The Department of Biological Sciences will benefit from a trust distribution of more than $88,000 from North Texas rancher and philanthropist Maurine Pearson, who died in August. The gift has special meaning to Provost Warren Burggren, who began conducting biology research using emu eggs from Pearson’s ranch more than 10 years ago.
“Maurine is a part of our biology family,” Burggren said. “It’s a legacy that goes all the way back to 1999.”
Above, Burggren, left, with Pearson's son, Robert Hoferth and his wife Vicki Hoferth.
Pearson’s relationship with UNT began when a biology graduate student was scouting sources for emu eggs in North Texas and came across Pearson’s ranch, where she cared for a large flock of emus. Burggren was doing prenatal cardiac research and chose emu eggs because of their large size and because the hearts in emus’ eggs are similar to human hearts in their early developmental stage. Working in an incubation lab, Burggren and his fellow researchers used emu eggs to study blood circulation, the amount of oxygen in the embryo’s blood and many other factors - all to learn how fetal hearts develop.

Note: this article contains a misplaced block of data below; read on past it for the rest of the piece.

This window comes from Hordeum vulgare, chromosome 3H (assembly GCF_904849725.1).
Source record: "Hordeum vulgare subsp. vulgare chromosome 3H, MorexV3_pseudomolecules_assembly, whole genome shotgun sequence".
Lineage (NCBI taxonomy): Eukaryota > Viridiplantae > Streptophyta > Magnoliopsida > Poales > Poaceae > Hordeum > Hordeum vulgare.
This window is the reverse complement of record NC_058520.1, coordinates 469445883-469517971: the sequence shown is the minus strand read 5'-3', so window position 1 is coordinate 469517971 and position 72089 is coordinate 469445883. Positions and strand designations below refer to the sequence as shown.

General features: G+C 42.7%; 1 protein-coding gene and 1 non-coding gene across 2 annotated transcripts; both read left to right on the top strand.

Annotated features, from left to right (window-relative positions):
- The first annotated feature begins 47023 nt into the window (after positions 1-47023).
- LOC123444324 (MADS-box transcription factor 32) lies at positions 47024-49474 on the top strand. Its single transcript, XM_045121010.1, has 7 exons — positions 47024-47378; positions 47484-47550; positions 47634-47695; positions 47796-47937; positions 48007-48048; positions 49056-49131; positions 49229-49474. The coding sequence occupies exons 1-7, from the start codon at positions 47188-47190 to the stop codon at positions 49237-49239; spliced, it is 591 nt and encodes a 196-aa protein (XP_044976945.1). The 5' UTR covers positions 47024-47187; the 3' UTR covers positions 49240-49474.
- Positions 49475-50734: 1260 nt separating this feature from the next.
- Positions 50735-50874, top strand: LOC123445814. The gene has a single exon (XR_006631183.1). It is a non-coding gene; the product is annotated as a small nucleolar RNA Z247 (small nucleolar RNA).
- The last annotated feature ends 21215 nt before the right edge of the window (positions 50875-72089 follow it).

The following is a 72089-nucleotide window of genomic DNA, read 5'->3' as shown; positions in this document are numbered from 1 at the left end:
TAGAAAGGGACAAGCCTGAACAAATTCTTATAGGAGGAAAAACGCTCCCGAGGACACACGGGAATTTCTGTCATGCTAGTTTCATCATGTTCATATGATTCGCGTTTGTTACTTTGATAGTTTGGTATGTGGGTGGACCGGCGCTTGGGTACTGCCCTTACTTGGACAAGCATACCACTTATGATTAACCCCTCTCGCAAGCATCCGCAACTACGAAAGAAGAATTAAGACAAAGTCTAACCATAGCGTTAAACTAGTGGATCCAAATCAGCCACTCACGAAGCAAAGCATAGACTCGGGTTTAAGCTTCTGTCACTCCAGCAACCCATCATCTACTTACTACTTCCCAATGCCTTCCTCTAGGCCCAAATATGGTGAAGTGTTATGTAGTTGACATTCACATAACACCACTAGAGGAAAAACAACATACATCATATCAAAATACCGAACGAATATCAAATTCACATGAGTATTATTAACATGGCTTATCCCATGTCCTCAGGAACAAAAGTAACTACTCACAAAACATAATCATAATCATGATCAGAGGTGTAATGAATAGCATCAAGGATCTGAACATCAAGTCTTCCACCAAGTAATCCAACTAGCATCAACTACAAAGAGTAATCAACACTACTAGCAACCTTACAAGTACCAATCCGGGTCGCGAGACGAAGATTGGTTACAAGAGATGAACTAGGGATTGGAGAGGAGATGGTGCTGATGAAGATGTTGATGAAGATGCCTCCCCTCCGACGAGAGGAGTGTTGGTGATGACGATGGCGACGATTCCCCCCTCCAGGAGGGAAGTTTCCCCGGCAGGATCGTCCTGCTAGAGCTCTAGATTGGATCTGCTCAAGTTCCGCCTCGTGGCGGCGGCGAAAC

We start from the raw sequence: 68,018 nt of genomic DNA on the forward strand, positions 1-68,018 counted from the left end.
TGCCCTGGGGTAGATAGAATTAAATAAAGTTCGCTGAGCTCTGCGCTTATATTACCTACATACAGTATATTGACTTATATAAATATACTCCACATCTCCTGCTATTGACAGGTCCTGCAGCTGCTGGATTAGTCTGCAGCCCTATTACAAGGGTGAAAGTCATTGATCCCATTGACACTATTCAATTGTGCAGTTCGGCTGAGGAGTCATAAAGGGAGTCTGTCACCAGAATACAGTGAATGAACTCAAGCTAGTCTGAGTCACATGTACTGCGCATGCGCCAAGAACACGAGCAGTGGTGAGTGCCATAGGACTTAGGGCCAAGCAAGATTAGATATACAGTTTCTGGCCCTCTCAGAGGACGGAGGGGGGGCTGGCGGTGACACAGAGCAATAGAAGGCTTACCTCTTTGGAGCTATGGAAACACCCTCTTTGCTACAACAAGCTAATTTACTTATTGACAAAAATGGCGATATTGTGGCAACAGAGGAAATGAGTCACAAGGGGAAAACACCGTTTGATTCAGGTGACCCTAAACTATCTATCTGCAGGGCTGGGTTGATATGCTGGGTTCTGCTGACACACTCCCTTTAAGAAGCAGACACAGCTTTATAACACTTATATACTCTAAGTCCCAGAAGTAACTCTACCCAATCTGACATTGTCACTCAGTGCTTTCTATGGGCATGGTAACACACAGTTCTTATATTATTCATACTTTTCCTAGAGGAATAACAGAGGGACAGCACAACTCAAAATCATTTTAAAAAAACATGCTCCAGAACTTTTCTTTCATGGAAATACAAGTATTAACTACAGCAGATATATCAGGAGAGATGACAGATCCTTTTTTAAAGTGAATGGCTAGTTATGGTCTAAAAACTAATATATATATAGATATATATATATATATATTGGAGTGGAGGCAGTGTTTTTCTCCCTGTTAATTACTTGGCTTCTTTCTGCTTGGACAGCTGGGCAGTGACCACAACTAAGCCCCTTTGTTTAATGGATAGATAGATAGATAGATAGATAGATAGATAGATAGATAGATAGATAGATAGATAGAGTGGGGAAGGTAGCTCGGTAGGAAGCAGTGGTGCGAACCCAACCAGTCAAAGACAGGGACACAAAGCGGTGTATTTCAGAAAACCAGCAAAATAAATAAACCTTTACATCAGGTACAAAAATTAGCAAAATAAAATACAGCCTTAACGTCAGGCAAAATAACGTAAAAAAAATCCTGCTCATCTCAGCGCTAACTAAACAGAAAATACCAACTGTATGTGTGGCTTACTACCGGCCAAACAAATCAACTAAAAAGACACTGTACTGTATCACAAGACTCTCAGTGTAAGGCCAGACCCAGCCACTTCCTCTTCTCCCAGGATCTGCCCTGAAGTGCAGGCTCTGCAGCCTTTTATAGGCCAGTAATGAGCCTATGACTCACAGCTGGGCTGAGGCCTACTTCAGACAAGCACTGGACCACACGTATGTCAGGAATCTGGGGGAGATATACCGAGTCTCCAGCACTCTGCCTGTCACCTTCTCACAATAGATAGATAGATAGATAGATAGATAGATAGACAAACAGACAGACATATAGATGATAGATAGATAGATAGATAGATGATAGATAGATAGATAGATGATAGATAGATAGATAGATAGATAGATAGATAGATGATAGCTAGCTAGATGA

“When contacted by UNT with the possibility of purchasing some emu eggs, Ms. Pearson became interested in our projects and immediately donated dozens of valuable eggs to graduate students in our department,” Burggren said.
“In fact, over the course of several years, she offered not only her expertise in all things emu, but donated literally thousands of valuable eggs and several large pieces of equipment, all in the name of promoting biological research.”
To commemorate Pearson’s gift, a conference room in the Life Sciences Complex will be renamed in her honor.
“We’re very excited and very grateful for this gift – I only wish Ms. Pearson could see the conference room named in her honor,” Burggren said.
Left, an emu at the Fossil Rim Wildlife Park, Glen Rose.
- Claudia Taylor, Division of Advancement
Posted on: Thu 24 January 2013